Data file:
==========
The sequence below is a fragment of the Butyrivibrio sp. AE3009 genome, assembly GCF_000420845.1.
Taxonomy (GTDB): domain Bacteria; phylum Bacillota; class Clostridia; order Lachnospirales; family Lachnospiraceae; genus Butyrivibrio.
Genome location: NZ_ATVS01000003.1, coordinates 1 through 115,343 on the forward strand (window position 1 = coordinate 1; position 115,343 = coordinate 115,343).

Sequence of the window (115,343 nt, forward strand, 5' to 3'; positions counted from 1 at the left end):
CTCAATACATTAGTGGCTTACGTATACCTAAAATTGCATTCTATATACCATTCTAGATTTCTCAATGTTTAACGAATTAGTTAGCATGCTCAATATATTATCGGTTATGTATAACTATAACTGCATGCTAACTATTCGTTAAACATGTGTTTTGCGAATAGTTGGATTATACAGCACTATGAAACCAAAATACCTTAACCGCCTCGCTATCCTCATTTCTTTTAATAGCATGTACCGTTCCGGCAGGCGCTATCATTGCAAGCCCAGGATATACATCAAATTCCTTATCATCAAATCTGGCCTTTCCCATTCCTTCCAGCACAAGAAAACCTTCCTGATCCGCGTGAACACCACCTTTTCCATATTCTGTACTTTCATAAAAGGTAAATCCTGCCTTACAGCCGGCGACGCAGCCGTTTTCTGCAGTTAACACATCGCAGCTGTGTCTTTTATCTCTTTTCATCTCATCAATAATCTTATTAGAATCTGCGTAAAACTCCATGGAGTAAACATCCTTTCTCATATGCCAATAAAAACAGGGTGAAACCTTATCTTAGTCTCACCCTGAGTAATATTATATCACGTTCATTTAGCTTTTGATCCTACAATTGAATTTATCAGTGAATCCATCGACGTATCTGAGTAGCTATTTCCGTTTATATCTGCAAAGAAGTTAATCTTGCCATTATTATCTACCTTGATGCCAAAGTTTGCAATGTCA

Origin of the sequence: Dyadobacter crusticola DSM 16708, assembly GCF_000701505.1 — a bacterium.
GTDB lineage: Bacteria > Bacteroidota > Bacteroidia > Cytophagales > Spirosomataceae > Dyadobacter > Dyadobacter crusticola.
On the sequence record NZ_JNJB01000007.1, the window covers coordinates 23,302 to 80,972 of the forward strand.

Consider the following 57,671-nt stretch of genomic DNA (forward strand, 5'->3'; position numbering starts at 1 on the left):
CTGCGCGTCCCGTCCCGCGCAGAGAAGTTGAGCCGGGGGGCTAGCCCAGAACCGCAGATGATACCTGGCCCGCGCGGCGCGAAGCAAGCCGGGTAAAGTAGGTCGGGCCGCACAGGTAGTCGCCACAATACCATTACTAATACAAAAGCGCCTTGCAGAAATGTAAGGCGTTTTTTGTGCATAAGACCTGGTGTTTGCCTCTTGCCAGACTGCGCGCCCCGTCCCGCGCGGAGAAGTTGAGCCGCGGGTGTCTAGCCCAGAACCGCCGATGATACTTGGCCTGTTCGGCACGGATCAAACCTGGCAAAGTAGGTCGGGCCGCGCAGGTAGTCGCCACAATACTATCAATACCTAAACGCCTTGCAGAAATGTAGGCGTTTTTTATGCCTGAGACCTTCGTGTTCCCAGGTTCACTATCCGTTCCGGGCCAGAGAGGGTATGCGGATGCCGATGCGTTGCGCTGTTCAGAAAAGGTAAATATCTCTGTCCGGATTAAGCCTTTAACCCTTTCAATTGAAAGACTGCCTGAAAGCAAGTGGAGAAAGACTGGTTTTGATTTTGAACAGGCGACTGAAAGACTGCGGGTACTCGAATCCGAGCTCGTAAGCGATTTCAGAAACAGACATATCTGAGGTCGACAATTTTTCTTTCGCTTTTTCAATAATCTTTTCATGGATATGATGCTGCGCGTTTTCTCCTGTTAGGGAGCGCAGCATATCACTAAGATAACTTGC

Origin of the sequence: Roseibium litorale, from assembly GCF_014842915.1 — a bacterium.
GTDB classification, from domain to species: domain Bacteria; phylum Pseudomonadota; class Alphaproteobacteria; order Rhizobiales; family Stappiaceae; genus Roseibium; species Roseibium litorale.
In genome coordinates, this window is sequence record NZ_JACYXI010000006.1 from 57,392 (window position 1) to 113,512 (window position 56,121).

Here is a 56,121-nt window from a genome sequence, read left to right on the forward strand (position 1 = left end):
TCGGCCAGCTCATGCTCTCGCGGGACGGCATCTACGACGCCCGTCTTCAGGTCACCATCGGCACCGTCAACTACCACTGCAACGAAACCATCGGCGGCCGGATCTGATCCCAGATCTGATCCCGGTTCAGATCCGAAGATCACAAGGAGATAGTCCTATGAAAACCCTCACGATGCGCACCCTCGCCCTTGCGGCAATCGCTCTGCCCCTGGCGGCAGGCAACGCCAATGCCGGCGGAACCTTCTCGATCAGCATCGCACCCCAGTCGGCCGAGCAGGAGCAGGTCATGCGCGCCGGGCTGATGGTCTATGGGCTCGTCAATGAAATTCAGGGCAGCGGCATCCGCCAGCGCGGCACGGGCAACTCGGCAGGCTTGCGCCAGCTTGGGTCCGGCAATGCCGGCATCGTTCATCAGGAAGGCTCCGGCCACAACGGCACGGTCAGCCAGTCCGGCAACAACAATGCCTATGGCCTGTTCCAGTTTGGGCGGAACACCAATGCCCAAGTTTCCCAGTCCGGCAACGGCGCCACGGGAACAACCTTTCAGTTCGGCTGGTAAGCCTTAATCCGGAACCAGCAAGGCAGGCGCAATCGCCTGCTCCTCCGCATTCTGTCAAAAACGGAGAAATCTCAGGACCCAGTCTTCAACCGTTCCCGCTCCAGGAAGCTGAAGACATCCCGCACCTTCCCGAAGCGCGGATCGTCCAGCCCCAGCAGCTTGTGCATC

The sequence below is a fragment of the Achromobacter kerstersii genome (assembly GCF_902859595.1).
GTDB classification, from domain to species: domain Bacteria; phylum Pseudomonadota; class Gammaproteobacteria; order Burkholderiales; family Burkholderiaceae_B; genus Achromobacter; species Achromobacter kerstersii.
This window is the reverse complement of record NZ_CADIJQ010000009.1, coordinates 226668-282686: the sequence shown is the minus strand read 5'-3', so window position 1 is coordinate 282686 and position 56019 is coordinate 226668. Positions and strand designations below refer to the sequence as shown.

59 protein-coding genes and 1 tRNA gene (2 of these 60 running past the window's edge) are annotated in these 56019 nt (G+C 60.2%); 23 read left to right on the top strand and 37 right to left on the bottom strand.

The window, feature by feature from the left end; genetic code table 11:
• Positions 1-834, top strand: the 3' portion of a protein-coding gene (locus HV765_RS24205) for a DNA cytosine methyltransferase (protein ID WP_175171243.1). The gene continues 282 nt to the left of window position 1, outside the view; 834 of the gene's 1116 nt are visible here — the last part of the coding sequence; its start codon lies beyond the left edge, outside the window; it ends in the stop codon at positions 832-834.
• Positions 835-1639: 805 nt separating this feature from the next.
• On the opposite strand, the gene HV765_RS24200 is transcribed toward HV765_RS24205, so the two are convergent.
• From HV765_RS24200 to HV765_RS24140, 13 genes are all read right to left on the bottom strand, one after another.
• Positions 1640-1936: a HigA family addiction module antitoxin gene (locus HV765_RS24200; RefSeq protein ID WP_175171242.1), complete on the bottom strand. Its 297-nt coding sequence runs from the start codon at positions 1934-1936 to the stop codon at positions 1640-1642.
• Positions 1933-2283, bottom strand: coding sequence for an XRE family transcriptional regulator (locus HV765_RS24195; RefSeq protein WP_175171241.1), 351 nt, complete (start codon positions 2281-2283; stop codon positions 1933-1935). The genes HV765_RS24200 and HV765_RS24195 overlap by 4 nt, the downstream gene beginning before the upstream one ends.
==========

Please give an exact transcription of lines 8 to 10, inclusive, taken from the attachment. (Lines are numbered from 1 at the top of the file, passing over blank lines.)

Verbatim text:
On the sequence record NZ_JNJB01000007.1, the window covers coordinates 23,302 to 80,972 of the forward strand.

Consider the following 57,671-nt stretch of genomic DNA (forward strand, 5'->3'; position numbering starts at 1 on the left):
CTGCGCGTCCCGTCCCGCGCAGAGAAGTTGAGCCGGGGGGCTAGCCCAGAACCGCAGATGATACCTGGCCCGCGCGGCGCGAAGCAAGCCGGGTAAAGTAGGTCGGGCCGCACAGGTAGTCGCCACAATACCATTACTAATACAAAAGCGCCTTGCAGAAATGTAAGGCGTTTTTTGTGCATAAGACCTGGTGTTTGCCTCTTGCCAGACTGCGCGCCCCGTCCCGCGCGGAGAAGTTGAGCCGCGGGTGTCTAGCCCAGAACCGCCGATGATACTTGGCCTGTTCGGCACGGATCAAACCTGGCAAAGTAGGTCGGGCCGCGCAGGTAGTCGCCACAATACTATCAATACCTAAACGCCTTGCAGAAATGTAGGCGTTTTTTATGCCTGAGACCTTCGTGTTCCCAGGTTCACTATCCGTTCCGGGCCAGAGAGGGTATGCGGATGCCGATGCGTTGCGCTGTTCAGAAAAGGTAAATATCTCTGTCCGGATTAAGCCTTTAACCCTTTCAATTGAAAGACTGCCTGAAAGCAAGTGGAGAAAGACTGGTTTTGATTTTGAACAGGCGACTGAAAGACTGCGGGTACTCGAATCCGAGCTCGTAAGCGATTTCAGAAACAGACATATCTGAGGTCGACAATTTTTCTTTCGCTTTTTCAATAATCTTTTCATGGATATGATGCTGCGCGTTTTCTCCTGTTAGGGAGCGCAGCATATCACTAAGATAACTTGC